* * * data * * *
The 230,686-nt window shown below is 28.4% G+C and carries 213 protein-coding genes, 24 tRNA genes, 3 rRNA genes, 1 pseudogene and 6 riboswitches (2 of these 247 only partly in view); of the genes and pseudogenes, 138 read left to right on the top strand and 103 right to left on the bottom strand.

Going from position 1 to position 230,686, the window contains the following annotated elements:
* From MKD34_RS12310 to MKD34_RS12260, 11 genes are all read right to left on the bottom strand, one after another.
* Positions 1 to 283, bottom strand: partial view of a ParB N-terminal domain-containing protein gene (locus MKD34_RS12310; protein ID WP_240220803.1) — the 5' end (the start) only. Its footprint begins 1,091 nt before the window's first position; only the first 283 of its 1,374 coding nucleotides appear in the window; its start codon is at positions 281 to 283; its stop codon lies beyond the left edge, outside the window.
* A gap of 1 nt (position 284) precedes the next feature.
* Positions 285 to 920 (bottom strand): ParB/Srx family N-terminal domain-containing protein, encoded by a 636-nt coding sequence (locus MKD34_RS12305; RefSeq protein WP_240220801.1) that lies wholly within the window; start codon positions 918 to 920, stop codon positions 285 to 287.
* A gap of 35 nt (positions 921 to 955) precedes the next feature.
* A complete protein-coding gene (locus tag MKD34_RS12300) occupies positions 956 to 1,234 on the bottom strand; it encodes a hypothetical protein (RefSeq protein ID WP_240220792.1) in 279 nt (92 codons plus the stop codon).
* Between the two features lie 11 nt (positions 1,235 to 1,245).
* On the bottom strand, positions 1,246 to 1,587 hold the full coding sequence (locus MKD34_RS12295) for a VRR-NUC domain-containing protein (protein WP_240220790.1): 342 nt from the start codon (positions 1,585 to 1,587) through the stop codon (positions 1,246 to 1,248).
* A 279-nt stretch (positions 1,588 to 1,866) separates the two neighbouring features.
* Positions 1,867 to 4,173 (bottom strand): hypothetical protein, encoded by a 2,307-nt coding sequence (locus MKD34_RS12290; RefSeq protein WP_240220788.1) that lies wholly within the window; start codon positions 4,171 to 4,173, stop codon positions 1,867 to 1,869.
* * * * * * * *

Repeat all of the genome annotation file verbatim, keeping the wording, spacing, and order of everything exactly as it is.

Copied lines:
The 230,686-nt window shown below is 28.4% G+C and carries 213 protein-coding genes, 24 tRNA genes, 3 rRNA genes, 1 pseudogene and 6 riboswitches (2 of these 247 only partly in view); of the genes and pseudogenes, 138 read left to right on the top strand and 103 right to left on the bottom strand.

Going from position 1 to position 230,686, the window contains the following annotated elements:
* From MKD34_RS12310 to MKD34_RS12260, 11 genes are all read right to left on the bottom strand, one after another.
* Positions 1 to 283, bottom strand: partial view of a ParB N-terminal domain-containing protein gene (locus MKD34_RS12310; protein ID WP_240220803.1) — the 5' end (the start) only. Its footprint begins 1,091 nt before the window's first position; only the first 283 of its 1,374 coding nucleotides appear in the window; its start codon is at positions 281 to 283; its stop codon lies beyond the left edge, outside the window.
* A gap of 1 nt (position 284) precedes the next feature.
* Positions 285 to 920 (bottom strand): ParB/Srx family N-terminal domain-containing protein, encoded by a 636-nt coding sequence (locus MKD34_RS12305; RefSeq protein WP_240220801.1) that lies wholly within the window; start codon positions 918 to 920, stop codon positions 285 to 287.
* A gap of 35 nt (positions 921 to 955) precedes the next feature.
* A complete protein-coding gene (locus tag MKD34_RS12300) occupies positions 956 to 1,234 on the bottom strand; it encodes a hypothetical protein (RefSeq protein ID WP_240220792.1) in 279 nt (92 codons plus the stop codon).
* Between the two features lie 11 nt (positions 1,235 to 1,245).
* On the bottom strand, positions 1,246 to 1,587 hold the full coding sequence (locus MKD34_RS12295) for a VRR-NUC domain-containing protein (protein WP_240220790.1): 342 nt from the start codon (positions 1,585 to 1,587) through the stop codon (positions 1,246 to 1,248).
* A 279-nt stretch (positions 1,588 to 1,866) separates the two neighbouring features.
* Positions 1,867 to 4,173 (bottom strand): hypothetical protein, encoded by a 2,307-nt coding sequence (locus MKD34_RS12290; RefSeq protein WP_240220788.1) that lies wholly within the window; start codon positions 4,171 to 4,173, stop codon positions 1,867 to 1,869.